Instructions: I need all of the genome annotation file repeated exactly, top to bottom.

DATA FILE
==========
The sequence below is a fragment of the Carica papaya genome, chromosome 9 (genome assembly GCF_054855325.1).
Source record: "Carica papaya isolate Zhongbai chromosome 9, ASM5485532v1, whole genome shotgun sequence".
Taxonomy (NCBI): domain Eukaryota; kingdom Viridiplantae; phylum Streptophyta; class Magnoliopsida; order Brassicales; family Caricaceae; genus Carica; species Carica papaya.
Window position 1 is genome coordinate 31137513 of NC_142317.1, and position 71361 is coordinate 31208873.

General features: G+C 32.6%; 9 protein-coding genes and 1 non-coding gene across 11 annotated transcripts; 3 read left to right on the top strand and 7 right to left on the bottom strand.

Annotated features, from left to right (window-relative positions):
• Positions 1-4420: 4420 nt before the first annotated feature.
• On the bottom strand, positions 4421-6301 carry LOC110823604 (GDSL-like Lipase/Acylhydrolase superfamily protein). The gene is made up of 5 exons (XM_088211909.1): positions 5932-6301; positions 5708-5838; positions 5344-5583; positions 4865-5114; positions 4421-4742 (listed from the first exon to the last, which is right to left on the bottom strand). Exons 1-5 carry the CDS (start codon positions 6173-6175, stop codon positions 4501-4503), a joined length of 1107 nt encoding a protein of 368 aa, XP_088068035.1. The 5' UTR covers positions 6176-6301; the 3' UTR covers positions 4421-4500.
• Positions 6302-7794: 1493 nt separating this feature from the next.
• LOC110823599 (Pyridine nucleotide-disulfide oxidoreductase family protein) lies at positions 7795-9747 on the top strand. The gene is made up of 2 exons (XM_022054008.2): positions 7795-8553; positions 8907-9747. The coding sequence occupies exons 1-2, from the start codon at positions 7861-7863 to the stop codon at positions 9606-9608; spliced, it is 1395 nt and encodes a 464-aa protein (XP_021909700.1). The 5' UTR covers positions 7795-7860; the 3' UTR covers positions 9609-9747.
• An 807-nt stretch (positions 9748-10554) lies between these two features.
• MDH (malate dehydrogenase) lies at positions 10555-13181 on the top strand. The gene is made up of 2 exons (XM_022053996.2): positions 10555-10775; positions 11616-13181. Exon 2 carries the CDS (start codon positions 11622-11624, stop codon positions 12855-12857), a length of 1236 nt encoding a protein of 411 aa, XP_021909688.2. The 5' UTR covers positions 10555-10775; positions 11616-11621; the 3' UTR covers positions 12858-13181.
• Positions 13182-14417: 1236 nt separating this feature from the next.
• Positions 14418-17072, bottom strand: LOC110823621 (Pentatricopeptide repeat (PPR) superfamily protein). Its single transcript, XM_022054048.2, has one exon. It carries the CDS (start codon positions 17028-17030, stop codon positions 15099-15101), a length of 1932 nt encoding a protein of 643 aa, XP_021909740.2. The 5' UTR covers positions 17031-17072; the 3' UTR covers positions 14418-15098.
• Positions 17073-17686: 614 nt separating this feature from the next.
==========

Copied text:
The sequence below is a fragment of the Carica papaya genome, chromosome 9 (genome assembly GCF_054855325.1).
Source record: "Carica papaya isolate Zhongbai chromosome 9, ASM5485532v1, whole genome shotgun sequence".
Taxonomy (NCBI): domain Eukaryota; kingdom Viridiplantae; phylum Streptophyta; class Magnoliopsida; order Brassicales; family Caricaceae; genus Carica; species Carica papaya.
Window position 1 is genome coordinate 31137513 of NC_142317.1, and position 71361 is coordinate 31208873.

General features: G+C 32.6%; 9 protein-coding genes and 1 non-coding gene across 11 annotated transcripts; 3 read left to right on the top strand and 7 right to left on the bottom strand.

Annotated features, from left to right (window-relative positions):
• Positions 1-4420: 4420 nt before the first annotated feature.
• On the bottom strand, positions 4421-6301 carry LOC110823604 (GDSL-like Lipase/Acylhydrolase superfamily protein). The gene is made up of 5 exons (XM_088211909.1): positions 5932-6301; positions 5708-5838; positions 5344-5583; positions 4865-5114; positions 4421-4742 (listed from the first exon to the last, which is right to left on the bottom strand). Exons 1-5 carry the CDS (start codon positions 6173-6175, stop codon positions 4501-4503), a joined length of 1107 nt encoding a protein of 368 aa, XP_088068035.1. The 5' UTR covers positions 6176-6301; the 3' UTR covers positions 4421-4500.
• Positions 6302-7794: 1493 nt separating this feature from the next.
• LOC110823599 (Pyridine nucleotide-disulfide oxidoreductase family protein) lies at positions 7795-9747 on the top strand. The gene is made up of 2 exons (XM_022054008.2): positions 7795-8553; positions 8907-9747. The coding sequence occupies exons 1-2, from the start codon at positions 7861-7863 to the stop codon at positions 9606-9608; spliced, it is 1395 nt and encodes a 464-aa protein (XP_021909700.1). The 5' UTR covers positions 7795-7860; the 3' UTR covers positions 9609-9747.
• An 807-nt stretch (positions 9748-10554) lies between these two features.
• MDH (malate dehydrogenase) lies at positions 10555-13181 on the top strand. The gene is made up of 2 exons (XM_022053996.2): positions 10555-10775; positions 11616-13181. Exon 2 carries the CDS (start codon positions 11622-11624, stop codon positions 12855-12857), a length of 1236 nt encoding a protein of 411 aa, XP_021909688.2. The 5' UTR covers positions 10555-10775; positions 11616-11621; the 3' UTR covers positions 12858-13181.
• Positions 13182-14417: 1236 nt separating this feature from the next.
• Positions 14418-17072, bottom strand: LOC110823621 (Pentatricopeptide repeat (PPR) superfamily protein). Its single transcript, XM_022054048.2, has one exon. It carries the CDS (start codon positions 17028-17030, stop codon positions 15099-15101), a length of 1932 nt encoding a protein of 643 aa, XP_021909740.2. The 5' UTR covers positions 17031-17072; the 3' UTR covers positions 14418-15098.
• Positions 17073-17686: 614 nt separating this feature from the next.